Ski Season Update: New Openings Unlikely For Christmas Break

December 20, 2013

This is turning into the worst start to the ski season in a long time.

Many years we see a sudden turnaround with a bunch of snow sometime after mid-December.  But this winter there is no sign of improvement on the horizon.  That would be about 10 days out right now.  In patterns like this (stable with a strong upper level ridge), we can look out farther with a bit more confidence than when the jet stream is flipping around all over the place.  As a result, it’s unlikely ski areas that haven’t opened yet (Willamette Pass, Hoodoo, Skibowl, Cooper Spur, & Summit) will be able to open during the Christmas Break.  I don’t remember the last time we’ve seen that happen.

Ski area operators depend on the two-week Christmas Break for a good chunk of their income each year; that’s because kids are out of school and many families take time to go stay up in the beautiful Cascades.  The good news for YOU is that it’s still beautiful up there of course.  If I had reservations for a mountain resort I sure wouldn’t change them!  There is still snow up there, just not the quality and terrain you would normally see.  And I see some discounted lift tickets too.

Here is our 7 Day outlook for Mt. Hood Ski Areas:


Not good eh?  This weekend is a bit iffy because the snow level remains quite high.  Normally I would think “rain-out”.  But the precipitation looks quite light, and specifically Mt. Hood Meadows is on the SE-E side of the mountain.  So sometimes in this westerly flow they can stay out of some of the precip.  We’ll see.  Hopefully nothing falls Sunday because it’ll be well above freezing up there.  And we definitely don’t want a bunch of rain with such a thin base.

We get a cold front later Monday for some fresh stuff, but not much.  Then it’s on to ridging through the end of the week.  Models have a very weak system about 7 days from now (Friday/Saturday), then another round of ridging for a few days.

I’ll be on vacation for a couple days so no posts through early next week.   I will probably post-Christmas evening when I work again.  You won’t be missing anything since the weather looks real slow for about a week.

Chief Meteorologist Mark Nelsen

Mainly “Conversational Snow” This Morning

December 20, 2013


The light precipitation has arrived, and it’s doing just about what we expected.  Flakes or ice pellets in the air, sticking lightly in some spots, but not in others.  As I mentioned in the first couple sentences of last night’s post, it may end up being just a “talker” as we say in the business.  I first saw the term “conversational snow” a few months ago and I’ve decided it’s a perfect weather phrase.  It means enough snow for folks to notice and admire, but not enough to have a significant effect on roads or your life.  Just enough to blare the Christmas music in your car as the flurries zip by at 65 mph while you spread butter on the bagel, fix your hair, and sip your coffee.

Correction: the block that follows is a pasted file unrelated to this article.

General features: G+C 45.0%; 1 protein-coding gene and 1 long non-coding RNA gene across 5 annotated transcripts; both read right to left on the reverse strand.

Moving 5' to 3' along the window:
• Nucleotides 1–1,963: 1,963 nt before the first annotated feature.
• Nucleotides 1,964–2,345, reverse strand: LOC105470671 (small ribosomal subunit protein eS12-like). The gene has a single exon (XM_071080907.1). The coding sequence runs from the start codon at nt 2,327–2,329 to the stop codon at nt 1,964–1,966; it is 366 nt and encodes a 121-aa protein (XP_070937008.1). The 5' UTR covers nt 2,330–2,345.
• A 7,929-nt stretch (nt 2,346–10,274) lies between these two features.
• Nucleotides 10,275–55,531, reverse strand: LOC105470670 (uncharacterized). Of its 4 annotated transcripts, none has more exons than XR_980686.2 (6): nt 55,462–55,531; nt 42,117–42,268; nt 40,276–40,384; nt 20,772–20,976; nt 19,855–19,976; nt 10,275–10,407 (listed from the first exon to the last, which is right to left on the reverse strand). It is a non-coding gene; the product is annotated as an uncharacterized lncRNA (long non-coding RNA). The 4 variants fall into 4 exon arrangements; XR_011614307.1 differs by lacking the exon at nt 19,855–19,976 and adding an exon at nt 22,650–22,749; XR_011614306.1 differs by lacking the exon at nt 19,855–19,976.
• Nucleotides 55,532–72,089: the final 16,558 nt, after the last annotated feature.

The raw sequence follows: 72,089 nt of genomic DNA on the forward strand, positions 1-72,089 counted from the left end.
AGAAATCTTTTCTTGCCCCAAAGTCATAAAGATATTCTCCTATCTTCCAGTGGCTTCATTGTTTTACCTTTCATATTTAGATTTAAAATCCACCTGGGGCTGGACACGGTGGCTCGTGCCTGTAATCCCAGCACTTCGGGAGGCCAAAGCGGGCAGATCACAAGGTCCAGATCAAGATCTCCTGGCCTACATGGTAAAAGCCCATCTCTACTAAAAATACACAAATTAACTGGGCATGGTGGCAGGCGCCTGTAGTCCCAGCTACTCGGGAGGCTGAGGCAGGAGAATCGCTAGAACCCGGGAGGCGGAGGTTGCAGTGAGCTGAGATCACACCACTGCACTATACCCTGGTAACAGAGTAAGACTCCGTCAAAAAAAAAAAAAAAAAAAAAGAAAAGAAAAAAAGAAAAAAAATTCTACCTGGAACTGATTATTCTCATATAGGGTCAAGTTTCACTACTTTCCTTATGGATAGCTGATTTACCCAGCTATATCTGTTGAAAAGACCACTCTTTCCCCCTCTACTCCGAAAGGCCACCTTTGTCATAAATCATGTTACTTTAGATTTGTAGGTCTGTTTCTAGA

I have white ground here at home, that’s just since 7am.  Many areas in the main part of the metro area have seen nothing sticking to the ground though.  There has been less than expected up in Clark county.  Looks like 1/2″ at best so far north of Vancouver.  I still think the Battle Ground to Amboy areas have the best chance of getting 1″ or so before it’s over.  Also watch out for freezing rain in a few protected valleys in the Coast Range or Cascade foothills.  It’s real straightforward; if your road is wet, it’s not going to freeze now.  But if it is snow-covered a layer of ice may form over the top of that before 10am if your local temperature is below freezing.

Models have clearly shown a back edge to the solid precipitation and that may be what’s coming over the Coast Range right now.

Big Picture:  As expected, we escaped a significant snowfall and by 9am the upper atmosphere will warm too much to support snow anyway.  Then it’s on to gusty southwest wind this afternoon.  Probably the strongest southerly wind we’ve seen in about 3 weeks.  Maybe 30-35 mph gusts.

Chief Meteorologist Mark Nelsen